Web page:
could still be ictal, but cannot be proven based on the EEG pattern alone. Secondly, regarding number 4 of the secondary criteria (“signiﬁcant improvement in clinical state or baseline EEG after antiepileptic drugs”), Chong and Hirsch (2005) cited the example of triphasic waves as non-ictal period patterns which are often eradicated with a bolus of benzodiazepines, thus qualifying as a seizure based on Young’s criteria. Therefore, more stringent criteria are required in the case of the appearance of previously absent EEG patterns alone to suggest a seizure (table 3) (Chong and Hirsch, 2005). This appears to be a stricter set of criteria, to be used in clinical practice and research. There is a need to validate both the Young’s and the modiﬁed Young’s criteria. The Young’s and modiﬁed Young’s working criteria appear to encompass all the criteria (clear-cut and equivocal) presented in table 1. With the secondary criteria (table 3), it is difﬁcult to provide a consensus on the type and dose of “rapidly acting antiepileptic drugs (AEDs)” used,
whether patients should have an immediate or delayed response, and to what degree an improvement is considered “signiﬁcant”. Epidemiology The epidemiological data of NCSE is fraught with methodological problems. Attempts to estimate have yielded an overall population incidence of NSCE between 5.6-18.3/100,000/year (from direct epidemiological studies) and 32-85/100,000/year (extrapolation from non-epidemiologically based data) (Walker et al., 2005). Classiﬁcation The classiﬁcation of NCSE can be subdivided by age, and further subdivided according to the forms of NCSE observed in epileptic encephalopathies, cerebral development, aetiology and syndrome (Sutter and
Epileptic Disord, Vol. 16, No. 4, December 2014
Non-convulsive status epilepticus in the elderly
Table 1. Criteria for electrographic seizure activity (Walker et al., 2005). Criteria
1. Frequent or continuous focal electrographic seizures, with ictal patterns that wax and wane with change in amplitude, frequency, and/or spatial distribution. 2. Frequent or continuous generalized spike wave discharges in patients without a prior history of epileptic encephalopathy or epilepsy syndrome. 3. Frequent or continuous generalized spike-wave discharges, which show signiﬁcant changes in intensity or frequency (usually a faster frequency) when compared to baseline EEG in patients with an epileptic encephalopathy or epilepsy syndrome. 4. Periodic lateralised epileptiform discharges (PLEDs) or bilateral periodic epileptiform discharges (BiPEDs) occurring in patients in coma in the aftermath of a generalized tonic-clonic status epilepticus (subtle status epilepticus).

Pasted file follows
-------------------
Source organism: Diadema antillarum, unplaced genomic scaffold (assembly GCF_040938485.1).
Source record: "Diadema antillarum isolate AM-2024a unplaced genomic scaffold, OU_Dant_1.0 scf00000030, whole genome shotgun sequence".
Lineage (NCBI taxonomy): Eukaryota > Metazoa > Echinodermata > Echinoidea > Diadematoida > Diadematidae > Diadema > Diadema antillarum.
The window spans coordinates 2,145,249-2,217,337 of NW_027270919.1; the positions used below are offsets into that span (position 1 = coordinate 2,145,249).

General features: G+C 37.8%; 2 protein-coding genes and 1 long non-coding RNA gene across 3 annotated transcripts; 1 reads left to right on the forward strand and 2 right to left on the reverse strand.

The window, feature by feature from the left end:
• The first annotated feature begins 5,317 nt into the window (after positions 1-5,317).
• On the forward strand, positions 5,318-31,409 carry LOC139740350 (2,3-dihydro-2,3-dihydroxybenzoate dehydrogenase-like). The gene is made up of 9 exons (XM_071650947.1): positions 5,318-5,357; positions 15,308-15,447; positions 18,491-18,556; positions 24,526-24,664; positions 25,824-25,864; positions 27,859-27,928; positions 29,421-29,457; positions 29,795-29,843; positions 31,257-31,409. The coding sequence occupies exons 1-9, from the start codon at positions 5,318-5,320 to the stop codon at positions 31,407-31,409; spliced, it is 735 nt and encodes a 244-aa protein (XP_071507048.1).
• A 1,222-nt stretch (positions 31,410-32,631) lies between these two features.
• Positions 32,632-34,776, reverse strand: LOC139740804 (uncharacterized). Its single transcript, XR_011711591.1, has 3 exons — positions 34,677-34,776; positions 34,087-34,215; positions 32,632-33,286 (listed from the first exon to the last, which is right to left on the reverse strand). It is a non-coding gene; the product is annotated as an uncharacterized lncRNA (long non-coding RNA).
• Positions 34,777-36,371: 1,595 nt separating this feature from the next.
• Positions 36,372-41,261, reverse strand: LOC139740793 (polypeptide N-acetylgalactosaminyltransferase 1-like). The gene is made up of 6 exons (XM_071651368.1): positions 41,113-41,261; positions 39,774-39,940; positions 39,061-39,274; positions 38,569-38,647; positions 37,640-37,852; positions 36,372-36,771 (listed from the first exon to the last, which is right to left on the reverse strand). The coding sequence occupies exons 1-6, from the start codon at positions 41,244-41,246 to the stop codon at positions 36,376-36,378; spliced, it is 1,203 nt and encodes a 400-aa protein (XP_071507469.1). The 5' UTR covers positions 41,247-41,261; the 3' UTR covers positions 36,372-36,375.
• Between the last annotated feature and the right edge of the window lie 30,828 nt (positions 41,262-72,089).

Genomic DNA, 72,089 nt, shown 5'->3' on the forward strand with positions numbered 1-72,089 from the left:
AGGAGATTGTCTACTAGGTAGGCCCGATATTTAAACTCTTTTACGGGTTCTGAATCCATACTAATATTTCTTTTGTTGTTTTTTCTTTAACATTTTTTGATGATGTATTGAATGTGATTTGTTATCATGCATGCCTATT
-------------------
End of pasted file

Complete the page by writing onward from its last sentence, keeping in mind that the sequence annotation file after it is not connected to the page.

5. Frequent or continuous EEG abnormalities (spikes, sharp waves, rhythmic slow activity, PLEDs, BiPEDs, generalized periodic epileptiform discharges [GPEDs], triphasic waves) in patients whose EEG showed no previous similar abnormalities, in the context of acute cerebral damage (e.g. anoxic brain damage, infection, trauma). 6. Frequent or continuous generalized EEG abnormalities in patients with epileptic encephalopathies in whom similar interictal EEG patterns are observed, but in whom clinical symptoms are suggestive of NCSE.
Table 2. Young’s criteria for non-convulsive seizures. NCSE is deﬁned as any pattern lasting for at least 10 seconds, with at least one primary criteria 1-3 and one or more secondary criteria. Criteria
Repetitive generalized or focal spikes, sharp waves, spike-wave or sharp-and-slow wave complexes at >3/sec._Repetitive generalized or focal spikes, sharp waves, spike-and-wave or sharp-and-slow wave complexes at